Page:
Thursday, March 13, 2014

Cottage Country: Movie Review


Horror meets romantic comedy in a strange, off-beat mix.

Advertised as a romantic comedy meets a horror movie, I was expecting “Cottage Country” to be something like “The Cabin in the Woods” where otherwise normal people engaged in normal life moments have to adapt to supernatural occurrences where the results can be humorous and light-hearted. Instead the light-hearted romantic beginnings transform into a thriller-like plot and the characters remain light-hearted, and the results were just strange.   2013

Directed by: Peter Wellington

Screenplay by: Jeremy Boxen

Starring: Malin Akerman, Tyler Labine

Todd (Tyler Labine) is planning to propose to his girlfriend during a perfect weekend at the family cottage. Cammie (Malin Akerman) knows he’s planning to propose and can’t wait for the perfect weekend. Of course plans go awry when Todd’s brother Salinger (Dan Petronijevic) and his even stranger girlfriend Masha (Lucy Punch) show up. In an attempt to appease Cammie and convince Salinger that he needs to leave, a brotherly argument results in Todd accidentally killing Salinger. Todd’s reaction was “Oops, that sucks.” Not quite the reaction of a normal person.

The interesting mix between romantic comedy and horror fell apart when I couldn’t figure out when and why Todd stopped acting like a normal human being. Especially when it was then revealed that Cammie is actually supposed to be the insane one. The movie then becomes a horrifying examination of how far one will go to keep their loved one happy, but of course told in an off-beat, light-hearted, humorous kind of way.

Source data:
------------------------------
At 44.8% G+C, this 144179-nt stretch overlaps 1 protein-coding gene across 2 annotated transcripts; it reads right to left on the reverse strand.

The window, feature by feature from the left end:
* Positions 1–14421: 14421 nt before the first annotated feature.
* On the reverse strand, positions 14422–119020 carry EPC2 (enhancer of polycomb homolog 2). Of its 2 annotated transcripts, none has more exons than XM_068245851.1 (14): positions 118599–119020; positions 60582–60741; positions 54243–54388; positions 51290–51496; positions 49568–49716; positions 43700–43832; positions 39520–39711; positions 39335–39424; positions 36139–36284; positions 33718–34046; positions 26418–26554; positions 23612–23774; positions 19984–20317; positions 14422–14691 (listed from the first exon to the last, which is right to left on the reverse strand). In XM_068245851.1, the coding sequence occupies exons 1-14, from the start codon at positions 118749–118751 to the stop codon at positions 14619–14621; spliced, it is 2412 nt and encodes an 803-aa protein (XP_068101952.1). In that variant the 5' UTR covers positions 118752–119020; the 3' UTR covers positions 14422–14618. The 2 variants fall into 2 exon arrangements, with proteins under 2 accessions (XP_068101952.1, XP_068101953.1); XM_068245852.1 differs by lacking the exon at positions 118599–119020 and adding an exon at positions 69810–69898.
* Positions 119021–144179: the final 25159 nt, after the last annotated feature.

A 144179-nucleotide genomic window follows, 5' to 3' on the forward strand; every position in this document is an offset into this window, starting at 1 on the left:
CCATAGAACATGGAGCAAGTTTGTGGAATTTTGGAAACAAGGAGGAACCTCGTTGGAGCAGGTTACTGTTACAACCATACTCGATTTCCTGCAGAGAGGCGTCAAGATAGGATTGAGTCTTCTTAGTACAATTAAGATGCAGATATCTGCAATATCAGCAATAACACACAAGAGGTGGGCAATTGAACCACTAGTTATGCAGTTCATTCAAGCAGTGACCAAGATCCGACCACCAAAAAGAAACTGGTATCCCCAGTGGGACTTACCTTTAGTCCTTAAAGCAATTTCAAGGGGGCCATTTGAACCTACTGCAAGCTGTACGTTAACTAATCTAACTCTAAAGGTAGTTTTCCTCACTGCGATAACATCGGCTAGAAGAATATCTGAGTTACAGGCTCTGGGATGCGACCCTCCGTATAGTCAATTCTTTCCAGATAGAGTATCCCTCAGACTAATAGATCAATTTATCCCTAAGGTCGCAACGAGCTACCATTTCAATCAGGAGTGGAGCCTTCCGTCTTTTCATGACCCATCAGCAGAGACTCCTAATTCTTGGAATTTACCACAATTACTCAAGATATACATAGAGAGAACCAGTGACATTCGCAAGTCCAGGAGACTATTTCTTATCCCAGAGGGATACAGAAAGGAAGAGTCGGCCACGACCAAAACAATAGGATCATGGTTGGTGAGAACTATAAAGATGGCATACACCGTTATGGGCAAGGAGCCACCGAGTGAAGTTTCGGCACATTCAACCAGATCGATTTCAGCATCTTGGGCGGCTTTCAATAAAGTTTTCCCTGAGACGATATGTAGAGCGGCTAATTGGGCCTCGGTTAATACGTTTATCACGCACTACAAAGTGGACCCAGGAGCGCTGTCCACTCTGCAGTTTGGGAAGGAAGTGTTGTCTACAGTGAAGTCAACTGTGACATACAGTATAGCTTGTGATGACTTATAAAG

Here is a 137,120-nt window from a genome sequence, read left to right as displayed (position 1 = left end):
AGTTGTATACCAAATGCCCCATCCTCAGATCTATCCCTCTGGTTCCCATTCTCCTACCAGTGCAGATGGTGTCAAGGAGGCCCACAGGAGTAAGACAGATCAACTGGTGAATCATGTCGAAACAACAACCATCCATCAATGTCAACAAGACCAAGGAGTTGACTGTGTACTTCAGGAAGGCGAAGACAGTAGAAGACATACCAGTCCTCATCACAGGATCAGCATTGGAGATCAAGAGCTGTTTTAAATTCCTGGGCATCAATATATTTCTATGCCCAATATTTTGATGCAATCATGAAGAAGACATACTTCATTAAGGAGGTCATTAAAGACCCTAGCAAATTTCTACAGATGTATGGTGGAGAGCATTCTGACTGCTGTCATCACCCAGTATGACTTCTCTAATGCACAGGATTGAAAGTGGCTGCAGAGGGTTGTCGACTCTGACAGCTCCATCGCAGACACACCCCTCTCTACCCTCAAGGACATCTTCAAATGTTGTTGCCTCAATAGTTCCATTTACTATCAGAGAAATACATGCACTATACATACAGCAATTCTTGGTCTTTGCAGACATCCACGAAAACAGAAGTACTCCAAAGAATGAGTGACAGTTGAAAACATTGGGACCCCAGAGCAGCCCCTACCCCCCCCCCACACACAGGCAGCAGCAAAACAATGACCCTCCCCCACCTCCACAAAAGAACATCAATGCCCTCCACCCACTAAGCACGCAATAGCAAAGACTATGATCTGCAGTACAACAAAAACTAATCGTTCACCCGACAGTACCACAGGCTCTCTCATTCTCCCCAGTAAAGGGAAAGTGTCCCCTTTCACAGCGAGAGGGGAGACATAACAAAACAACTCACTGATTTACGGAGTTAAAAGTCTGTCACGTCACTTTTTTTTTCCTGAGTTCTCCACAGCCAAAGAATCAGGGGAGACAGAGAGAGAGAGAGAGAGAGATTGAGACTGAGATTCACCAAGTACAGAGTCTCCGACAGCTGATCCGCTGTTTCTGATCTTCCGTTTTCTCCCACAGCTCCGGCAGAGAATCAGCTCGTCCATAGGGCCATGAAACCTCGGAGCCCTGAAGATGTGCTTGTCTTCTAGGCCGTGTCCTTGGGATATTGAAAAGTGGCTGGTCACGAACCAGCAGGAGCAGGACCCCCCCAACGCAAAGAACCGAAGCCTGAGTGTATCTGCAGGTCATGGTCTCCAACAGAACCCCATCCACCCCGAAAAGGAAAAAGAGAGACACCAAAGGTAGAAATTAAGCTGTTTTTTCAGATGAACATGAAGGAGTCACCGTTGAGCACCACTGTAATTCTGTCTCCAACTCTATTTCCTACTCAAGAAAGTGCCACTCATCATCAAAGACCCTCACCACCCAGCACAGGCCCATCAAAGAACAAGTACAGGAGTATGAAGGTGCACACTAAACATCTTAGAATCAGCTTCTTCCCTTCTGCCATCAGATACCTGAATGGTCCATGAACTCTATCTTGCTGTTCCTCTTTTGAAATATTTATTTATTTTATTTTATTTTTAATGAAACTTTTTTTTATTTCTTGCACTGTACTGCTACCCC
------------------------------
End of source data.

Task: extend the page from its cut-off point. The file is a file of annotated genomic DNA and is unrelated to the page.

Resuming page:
There was such a disconnect between Todd supposedly being a normal being but greatly under-reacting for events which are not actually out-of-this world. I think it would have worked better if the plot became more supernatural (like most horror movies) in nature rather than a plot which could very likely be examined in a serious thriller.

I have really enjoyed Tyler Labine in his previous comedies, but I don’t think Todd offered him anything to be able to leave his mark. Malin Akerman was pretty good but the character of Cammie was also very clearly laid out, and she actually acted insane when she was supposed to be insane. Lucy Punch plays her typical oddly-voiced extremist who is both comic relief and antagonist. As with her other roles, you either find her funny or not at all.

Cammie’s insane, Todd is supposed to be normal but isn’t, the events are neither in-this-world nor out-of-this-world, and everything about “Cottage Country” is just kind of in between resulting in a strange mix of genres which is not wholly entertaining.


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The Cabin in the Woods (2011) - Twisting the horror genre to make it smart and funny as well as gory.